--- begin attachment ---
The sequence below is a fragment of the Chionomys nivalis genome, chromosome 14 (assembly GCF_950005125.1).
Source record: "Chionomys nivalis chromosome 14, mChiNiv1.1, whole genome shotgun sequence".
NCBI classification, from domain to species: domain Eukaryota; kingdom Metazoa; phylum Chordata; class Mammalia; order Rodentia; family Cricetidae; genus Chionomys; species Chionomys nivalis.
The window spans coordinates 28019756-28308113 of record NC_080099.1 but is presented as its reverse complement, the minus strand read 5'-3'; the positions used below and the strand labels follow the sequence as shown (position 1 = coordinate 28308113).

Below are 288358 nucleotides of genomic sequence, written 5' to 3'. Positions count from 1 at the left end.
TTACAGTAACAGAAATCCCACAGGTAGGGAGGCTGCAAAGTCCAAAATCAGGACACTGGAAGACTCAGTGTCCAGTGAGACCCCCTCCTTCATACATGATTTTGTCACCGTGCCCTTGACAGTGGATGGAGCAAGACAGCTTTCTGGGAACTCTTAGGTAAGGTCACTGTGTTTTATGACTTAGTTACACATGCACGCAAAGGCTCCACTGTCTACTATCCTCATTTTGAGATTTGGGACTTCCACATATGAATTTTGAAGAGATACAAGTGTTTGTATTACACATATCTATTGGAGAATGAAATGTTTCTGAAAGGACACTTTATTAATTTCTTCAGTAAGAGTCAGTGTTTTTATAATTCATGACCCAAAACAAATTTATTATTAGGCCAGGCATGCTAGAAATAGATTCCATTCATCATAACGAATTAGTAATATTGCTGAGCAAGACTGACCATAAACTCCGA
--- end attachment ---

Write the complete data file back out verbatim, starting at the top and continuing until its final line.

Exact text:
The sequence below is a fragment of the Chionomys nivalis genome, chromosome 14 (assembly GCF_950005125.1).
Source record: "Chionomys nivalis chromosome 14, mChiNiv1.1, whole genome shotgun sequence".
NCBI classification, from domain to species: domain Eukaryota; kingdom Metazoa; phylum Chordata; class Mammalia; order Rodentia; family Cricetidae; genus Chionomys; species Chionomys nivalis.
The window spans coordinates 28019756-28308113 of record NC_080099.1 but is presented as its reverse complement, the minus strand read 5'-3'; the positions used below and the strand labels follow the sequence as shown (position 1 = coordinate 28308113).

Below are 288358 nucleotides of genomic sequence, written 5' to 3'. Positions count from 1 at the left end.
TTACAGTAACAGAAATCCCACAGGTAGGGAGGCTGCAAAGTCCAAAATCAGGACACTGGAAGACTCAGTGTCCAGTGAGACCCCCTCCTTCATACATGATTTTGTCACCGTGCCCTTGACAGTGGATGGAGCAAGACAGCTTTCTGGGAACTCTTAGGTAAGGTCACTGTGTTTTATGACTTAGTTACACATGCACGCAAAGGCTCCACTGTCTACTATCCTCATTTTGAGATTTGGGACTTCCACATATGAATTTTGAAGAGATACAAGTGTTTGTATTACACATATCTATTGGAGAATGAAATGTTTCTGAAAGGACACTTTATTAATTTCTTCAGTAAGAGTCAGTGTTTTTATAATTCATGACCCAAAACAAATTTATTATTAGGCCAGGCATGCTAGAAATAGATTCCATTCATCATAACGAATTAGTAATATTGCTGAGCAAGACTGACCATAAACTCCGA